Director – Mel Stuart, Screenplay – Roald Dahl, Based on His Novel Charlie and the Chocolate Factory, Producers – Stan Margulies & David L. Wolper, Photography – Arthur Ibbetson, Music Supervisor – Walter Scharf, Songs – Leslie Bricusse & Anthony Newley, Special Effects – Logan R. Frazee, Art Direction – Harper Goff. Production Company – Quaker Oats/Paramount.
Peter Ostrum (Charlie Bucket), Gene Wilder (Willy Wonka), Jack Albertson (Grampa Joe), Julie Dawn Cole (Veruca Salt), Diane Sowle (Mrs Bucket), Roy Kinnear (Mr Salt), Leonard Stone (Mr Beauregard), Michael Bollner (Augustus Gloop), Dodo Denney (Mrs TeeVee), Paris Themmen (Mike TeeVee), Denise Nicholson (Violet Beauregard), Ursula Reit (Mrs Gloop)
The world-famous chocolate and candy manufacturer Willy Wonka announces that five gold tickets have been placed in his Wonka bars. The recipients will win a tour of the fabulous Wonka Factory whose secrets have been scrupulously guarded from the eyes of the world. After a frenzied worldwide hunt, the first four tickets are won by rich and spoiled children. The fifth is found by Charlie Bucket who comes from an impoverished family that Charlie supports on the money from his paper-round. The children come to join Willy Wonka on a tour of the amazing and magical workings of his factory. However, the factory also holds a series of nasty fates in store for the greedy among them.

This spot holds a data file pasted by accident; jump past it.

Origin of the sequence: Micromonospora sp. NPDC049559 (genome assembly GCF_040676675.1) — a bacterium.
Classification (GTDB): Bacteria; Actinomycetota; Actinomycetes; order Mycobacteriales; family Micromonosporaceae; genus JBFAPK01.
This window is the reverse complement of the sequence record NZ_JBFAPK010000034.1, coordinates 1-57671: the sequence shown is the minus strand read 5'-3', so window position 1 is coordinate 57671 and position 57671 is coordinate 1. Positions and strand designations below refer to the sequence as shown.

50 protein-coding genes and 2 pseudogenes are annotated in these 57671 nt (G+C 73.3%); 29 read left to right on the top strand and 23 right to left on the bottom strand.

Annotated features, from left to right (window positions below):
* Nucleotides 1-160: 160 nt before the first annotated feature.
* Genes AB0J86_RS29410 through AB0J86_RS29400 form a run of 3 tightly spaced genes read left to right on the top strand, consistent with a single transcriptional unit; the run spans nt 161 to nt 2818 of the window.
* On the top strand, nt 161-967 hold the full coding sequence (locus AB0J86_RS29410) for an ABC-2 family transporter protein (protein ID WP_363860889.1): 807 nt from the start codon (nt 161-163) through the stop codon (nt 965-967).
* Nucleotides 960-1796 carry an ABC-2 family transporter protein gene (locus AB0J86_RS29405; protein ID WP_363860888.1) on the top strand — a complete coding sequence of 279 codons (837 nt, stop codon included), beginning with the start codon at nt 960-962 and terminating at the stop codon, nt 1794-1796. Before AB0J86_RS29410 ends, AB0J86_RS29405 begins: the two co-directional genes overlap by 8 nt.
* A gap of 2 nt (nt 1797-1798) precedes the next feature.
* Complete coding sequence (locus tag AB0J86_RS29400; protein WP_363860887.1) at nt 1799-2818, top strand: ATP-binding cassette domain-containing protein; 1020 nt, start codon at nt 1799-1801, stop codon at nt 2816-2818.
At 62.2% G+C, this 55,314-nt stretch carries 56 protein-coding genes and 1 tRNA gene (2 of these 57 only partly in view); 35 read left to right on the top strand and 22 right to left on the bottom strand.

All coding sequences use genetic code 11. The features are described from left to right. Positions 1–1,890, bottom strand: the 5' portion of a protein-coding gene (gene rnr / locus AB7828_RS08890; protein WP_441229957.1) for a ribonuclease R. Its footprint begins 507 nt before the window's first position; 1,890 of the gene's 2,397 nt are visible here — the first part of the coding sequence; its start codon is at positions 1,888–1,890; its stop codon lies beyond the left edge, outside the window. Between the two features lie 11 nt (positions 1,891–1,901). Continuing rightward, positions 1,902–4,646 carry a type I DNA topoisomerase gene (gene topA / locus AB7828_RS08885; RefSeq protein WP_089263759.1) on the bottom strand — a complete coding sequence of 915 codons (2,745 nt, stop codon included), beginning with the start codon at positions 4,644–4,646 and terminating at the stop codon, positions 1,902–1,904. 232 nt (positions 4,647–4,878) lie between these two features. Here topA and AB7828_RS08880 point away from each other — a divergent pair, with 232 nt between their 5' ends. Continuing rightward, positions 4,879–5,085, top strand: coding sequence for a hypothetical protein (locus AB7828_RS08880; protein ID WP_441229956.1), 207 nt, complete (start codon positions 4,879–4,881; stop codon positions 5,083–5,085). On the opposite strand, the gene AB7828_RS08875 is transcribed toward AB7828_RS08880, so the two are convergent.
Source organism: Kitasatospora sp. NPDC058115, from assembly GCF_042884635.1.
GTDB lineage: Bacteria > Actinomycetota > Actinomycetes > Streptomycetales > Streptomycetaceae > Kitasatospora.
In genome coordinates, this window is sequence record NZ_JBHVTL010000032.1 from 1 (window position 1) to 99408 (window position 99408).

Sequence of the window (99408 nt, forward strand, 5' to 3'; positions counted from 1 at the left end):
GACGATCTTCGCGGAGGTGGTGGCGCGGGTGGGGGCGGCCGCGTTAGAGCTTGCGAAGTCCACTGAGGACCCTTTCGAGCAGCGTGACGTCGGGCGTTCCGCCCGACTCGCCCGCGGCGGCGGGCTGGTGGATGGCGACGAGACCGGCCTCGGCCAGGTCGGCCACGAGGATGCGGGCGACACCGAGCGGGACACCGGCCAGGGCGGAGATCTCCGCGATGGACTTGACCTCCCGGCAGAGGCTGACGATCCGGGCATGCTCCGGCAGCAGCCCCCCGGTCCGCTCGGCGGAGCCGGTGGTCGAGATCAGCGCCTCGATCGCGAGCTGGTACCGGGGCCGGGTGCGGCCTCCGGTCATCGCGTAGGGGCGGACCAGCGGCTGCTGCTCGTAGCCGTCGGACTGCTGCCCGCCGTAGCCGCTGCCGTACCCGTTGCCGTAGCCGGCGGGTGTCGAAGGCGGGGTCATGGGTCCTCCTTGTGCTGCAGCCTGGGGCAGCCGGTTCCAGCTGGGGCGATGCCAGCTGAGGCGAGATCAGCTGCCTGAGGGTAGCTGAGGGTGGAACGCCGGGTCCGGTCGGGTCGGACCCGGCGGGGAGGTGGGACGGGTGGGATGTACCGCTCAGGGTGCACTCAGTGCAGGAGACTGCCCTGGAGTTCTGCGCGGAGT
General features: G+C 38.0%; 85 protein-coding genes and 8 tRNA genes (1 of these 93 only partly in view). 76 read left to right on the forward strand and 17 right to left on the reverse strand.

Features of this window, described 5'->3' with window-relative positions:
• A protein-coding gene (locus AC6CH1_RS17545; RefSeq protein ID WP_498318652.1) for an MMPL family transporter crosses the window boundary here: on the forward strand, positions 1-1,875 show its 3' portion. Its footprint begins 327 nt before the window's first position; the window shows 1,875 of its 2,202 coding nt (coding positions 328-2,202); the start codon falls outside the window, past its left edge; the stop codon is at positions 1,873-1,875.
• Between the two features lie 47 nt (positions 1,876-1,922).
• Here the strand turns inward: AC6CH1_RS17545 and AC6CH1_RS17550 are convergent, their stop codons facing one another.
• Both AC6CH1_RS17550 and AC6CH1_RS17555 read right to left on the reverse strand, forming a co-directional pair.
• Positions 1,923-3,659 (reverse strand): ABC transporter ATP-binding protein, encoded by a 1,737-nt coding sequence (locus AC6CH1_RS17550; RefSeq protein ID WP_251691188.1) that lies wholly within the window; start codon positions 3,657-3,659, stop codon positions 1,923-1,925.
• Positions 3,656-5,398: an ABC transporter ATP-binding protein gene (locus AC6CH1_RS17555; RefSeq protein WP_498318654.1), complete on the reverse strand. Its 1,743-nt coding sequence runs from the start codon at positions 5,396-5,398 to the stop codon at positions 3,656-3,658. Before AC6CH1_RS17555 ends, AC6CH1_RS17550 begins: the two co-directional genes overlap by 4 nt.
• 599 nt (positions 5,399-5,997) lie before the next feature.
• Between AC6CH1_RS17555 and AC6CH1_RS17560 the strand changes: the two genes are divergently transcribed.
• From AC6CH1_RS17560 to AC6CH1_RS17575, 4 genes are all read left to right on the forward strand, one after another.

Among the usually anodyne range of children’s stories, the works of Roald Dahl (1916-90) stand out with an appealing wickedness. Dahl’s stories delight in a wild grotesquerie and above all have a moral view of the world where the greedy and obnoxious always get magnificently nasty comeuppances and the good-hearted and unassuming are rewarded for their virtue. Roald Dahl began publishing in the 1960s – it is noted that before this his work consisted of a series of macabre short stories of the O. Henry variety containing a dark sting in the tail – and continued until his death in 1990. Dahl has always been extremely popular, although the grotesquerie of his tales has brought a number of cries from conservative parental interests, seeing the stories as unsuitable for children. Adult morality aside, children love the stories.
Roald Dahl’s work has been filmed with variable success. (See below for other Roald Dahl-based films). Willy Wonka and the Chocolate Factory was the first time that Dahl’s work had been brought to the screen – apart from his classic macabre tale Lamb to the Slaughter, which had been earlier filmed as an episode of Alfred Hitchcock Presents (1955-65). Dahl had also previously worked on the screen adaptations of two books by his good friend Ian Fleming – the James Bond film You Only Live Twice (1967) and the children’s fantasy Chitty Chitty Bang Bang (1968).
Willy Wonka and the Chocolate Factory, based on Dahl’s children’s book Charlie and the Chocolate Factory (1964), was the first fully-fledged Dahl screen adaptation. The resulting film was not a success at the time it came out, with many not knowing how to take its wacky surrealism and alarmingly sinister undercurrents. Even Dahl, who toom a screenwriting credit, hated the film for many years afterwards. It has since become a cult film.